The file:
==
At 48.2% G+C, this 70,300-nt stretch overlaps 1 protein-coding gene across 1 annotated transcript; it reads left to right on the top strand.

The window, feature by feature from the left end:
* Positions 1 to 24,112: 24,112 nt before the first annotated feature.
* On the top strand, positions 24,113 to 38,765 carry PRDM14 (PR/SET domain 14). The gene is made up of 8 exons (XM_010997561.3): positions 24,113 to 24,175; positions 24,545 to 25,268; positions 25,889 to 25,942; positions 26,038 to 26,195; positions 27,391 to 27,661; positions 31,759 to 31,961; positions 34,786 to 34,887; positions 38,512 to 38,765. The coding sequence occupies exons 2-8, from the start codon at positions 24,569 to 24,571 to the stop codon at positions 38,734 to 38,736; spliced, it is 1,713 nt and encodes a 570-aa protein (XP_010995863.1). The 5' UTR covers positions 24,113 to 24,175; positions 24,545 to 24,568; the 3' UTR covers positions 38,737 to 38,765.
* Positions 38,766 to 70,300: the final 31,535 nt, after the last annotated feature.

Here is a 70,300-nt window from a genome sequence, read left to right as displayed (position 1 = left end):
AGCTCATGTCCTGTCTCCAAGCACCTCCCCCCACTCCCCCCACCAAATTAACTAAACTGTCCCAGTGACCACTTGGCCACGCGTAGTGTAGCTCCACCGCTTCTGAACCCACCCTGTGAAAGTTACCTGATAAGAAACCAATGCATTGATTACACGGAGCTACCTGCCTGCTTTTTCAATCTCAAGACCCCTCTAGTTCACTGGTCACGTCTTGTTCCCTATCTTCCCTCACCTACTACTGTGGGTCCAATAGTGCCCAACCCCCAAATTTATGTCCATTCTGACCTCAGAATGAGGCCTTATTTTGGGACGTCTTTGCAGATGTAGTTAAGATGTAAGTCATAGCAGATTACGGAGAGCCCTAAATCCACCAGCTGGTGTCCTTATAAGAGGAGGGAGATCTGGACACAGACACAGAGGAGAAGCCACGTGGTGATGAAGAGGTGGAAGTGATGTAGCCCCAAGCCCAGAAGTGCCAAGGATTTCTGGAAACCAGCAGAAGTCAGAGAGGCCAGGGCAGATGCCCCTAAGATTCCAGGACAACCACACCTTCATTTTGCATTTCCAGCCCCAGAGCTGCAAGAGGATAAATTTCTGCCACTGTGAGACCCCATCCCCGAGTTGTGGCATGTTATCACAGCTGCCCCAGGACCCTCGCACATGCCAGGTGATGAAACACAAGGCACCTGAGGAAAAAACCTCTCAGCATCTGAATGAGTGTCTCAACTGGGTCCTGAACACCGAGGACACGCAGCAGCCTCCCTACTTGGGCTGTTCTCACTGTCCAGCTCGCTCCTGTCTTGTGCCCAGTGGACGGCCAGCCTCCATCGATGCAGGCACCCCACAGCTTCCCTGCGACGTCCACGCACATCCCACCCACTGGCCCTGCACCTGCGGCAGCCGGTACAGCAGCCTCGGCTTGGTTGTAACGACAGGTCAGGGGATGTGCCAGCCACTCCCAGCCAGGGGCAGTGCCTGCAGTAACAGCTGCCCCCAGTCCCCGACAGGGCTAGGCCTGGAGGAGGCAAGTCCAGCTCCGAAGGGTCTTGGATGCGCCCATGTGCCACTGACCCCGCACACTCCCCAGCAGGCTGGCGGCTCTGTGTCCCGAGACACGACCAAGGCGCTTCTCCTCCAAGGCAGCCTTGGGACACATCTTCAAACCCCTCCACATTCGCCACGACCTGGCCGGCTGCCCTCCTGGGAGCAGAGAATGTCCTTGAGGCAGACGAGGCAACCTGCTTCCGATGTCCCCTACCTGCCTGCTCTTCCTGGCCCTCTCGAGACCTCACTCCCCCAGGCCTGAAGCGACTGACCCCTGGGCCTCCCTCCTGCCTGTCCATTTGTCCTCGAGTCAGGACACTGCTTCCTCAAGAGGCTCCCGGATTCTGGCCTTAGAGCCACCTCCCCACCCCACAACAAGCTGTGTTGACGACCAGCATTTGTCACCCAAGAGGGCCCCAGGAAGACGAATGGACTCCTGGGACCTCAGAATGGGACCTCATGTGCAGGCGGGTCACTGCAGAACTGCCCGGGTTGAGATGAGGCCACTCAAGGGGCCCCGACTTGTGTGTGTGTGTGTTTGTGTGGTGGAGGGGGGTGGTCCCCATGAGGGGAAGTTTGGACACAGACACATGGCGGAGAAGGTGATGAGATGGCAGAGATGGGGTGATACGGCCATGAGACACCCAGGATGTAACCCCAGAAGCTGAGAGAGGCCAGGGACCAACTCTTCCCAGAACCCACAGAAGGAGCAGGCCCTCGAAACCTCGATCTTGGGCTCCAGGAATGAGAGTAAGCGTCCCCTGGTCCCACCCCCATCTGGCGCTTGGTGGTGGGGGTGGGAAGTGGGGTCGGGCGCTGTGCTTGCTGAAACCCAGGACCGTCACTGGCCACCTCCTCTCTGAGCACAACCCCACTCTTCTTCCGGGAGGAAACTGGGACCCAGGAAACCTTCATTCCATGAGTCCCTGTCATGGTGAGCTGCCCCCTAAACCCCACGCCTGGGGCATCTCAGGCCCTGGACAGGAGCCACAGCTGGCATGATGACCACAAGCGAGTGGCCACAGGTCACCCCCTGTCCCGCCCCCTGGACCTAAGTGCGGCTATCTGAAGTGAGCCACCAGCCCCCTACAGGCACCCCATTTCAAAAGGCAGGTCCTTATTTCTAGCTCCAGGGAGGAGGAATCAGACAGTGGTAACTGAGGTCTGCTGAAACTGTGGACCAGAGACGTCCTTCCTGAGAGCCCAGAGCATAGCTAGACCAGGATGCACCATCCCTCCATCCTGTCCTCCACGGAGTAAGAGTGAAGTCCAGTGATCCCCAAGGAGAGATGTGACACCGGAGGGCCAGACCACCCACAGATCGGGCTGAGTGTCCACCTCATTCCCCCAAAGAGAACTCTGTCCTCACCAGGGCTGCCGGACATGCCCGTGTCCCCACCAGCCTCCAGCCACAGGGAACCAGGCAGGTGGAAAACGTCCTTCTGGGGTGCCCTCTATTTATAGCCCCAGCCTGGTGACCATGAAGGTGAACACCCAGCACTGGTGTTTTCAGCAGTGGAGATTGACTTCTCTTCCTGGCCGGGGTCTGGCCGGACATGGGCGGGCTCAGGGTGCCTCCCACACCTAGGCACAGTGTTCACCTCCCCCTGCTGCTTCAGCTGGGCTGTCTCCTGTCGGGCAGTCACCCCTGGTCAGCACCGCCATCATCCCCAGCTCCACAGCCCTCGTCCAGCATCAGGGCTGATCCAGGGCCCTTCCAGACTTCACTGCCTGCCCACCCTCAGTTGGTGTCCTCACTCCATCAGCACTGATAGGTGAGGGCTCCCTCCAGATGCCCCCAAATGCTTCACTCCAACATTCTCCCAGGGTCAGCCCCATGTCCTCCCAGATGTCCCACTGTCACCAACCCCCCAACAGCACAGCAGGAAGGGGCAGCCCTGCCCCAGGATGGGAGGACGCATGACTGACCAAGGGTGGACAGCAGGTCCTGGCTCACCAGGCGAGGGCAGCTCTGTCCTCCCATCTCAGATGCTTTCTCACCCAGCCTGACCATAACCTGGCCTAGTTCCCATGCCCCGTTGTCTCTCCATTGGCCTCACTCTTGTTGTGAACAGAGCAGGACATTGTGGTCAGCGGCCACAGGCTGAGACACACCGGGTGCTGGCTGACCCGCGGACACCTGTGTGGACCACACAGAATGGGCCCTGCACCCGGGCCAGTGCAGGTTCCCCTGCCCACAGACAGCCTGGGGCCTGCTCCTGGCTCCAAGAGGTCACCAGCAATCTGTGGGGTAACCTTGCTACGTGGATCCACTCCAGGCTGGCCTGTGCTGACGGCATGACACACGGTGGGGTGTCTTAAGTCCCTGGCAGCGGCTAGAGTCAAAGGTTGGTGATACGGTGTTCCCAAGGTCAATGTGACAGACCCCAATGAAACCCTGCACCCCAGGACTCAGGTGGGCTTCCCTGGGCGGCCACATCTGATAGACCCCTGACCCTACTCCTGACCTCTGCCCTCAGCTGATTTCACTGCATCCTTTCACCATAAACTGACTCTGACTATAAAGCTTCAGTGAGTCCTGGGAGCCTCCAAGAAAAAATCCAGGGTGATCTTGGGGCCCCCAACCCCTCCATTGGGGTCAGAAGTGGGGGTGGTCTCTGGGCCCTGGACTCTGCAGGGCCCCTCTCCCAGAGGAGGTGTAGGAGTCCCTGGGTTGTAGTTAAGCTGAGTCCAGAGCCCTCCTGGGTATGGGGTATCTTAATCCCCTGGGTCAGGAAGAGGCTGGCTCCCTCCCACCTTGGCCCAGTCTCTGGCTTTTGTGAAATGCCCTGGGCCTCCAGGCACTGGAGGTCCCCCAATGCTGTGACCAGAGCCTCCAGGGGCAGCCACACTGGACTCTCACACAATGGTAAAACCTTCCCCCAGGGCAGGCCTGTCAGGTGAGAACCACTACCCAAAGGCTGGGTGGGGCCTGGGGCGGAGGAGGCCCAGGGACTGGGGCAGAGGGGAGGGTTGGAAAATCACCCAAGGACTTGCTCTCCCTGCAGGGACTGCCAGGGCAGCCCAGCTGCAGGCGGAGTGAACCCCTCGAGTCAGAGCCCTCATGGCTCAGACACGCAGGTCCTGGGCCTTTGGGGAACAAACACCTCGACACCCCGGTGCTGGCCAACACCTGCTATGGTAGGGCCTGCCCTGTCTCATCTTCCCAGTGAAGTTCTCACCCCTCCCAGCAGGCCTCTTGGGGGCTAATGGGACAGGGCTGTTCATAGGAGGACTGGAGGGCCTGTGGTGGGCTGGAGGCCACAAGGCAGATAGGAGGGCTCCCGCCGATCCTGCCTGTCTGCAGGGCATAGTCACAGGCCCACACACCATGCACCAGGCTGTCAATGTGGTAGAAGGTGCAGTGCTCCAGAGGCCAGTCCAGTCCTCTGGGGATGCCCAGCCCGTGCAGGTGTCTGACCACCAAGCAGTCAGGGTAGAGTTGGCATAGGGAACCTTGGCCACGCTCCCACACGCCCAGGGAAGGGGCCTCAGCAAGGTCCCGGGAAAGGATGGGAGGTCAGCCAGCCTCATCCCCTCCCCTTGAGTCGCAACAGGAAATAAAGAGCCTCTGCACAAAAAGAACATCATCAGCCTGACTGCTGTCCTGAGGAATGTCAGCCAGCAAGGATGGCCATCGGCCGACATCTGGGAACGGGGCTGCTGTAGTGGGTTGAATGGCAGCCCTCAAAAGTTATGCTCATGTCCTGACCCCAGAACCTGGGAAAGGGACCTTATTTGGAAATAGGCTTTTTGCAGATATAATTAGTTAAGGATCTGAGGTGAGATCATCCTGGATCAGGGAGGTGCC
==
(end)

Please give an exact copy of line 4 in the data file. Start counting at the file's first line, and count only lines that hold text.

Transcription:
* On the top strand, positions 24,113 to 38,765 carry PRDM14 (PR/SET domain 14). The gene is made up of 8 exons (XM_010997561.3): positions 24,113 to 24,175; positions 24,545 to 25,268; positions 25,889 to 25,942; positions 26,038 to 26,195; positions 27,391 to 27,661; positions 31,759 to 31,961; positions 34,786 to 34,887; positions 38,512 to 38,765. The coding sequence occupies exons 2-8, from the start codon at positions 24,569 to 24,571 to the stop codon at positions 38,734 to 38,736; spliced, it is 1,713 nt and encodes a 570-aa protein (XP_010995863.1). The 5' UTR covers positions 24,113 to 24,175; positions 24,545 to 24,568; the 3' UTR covers positions 38,737 to 38,765.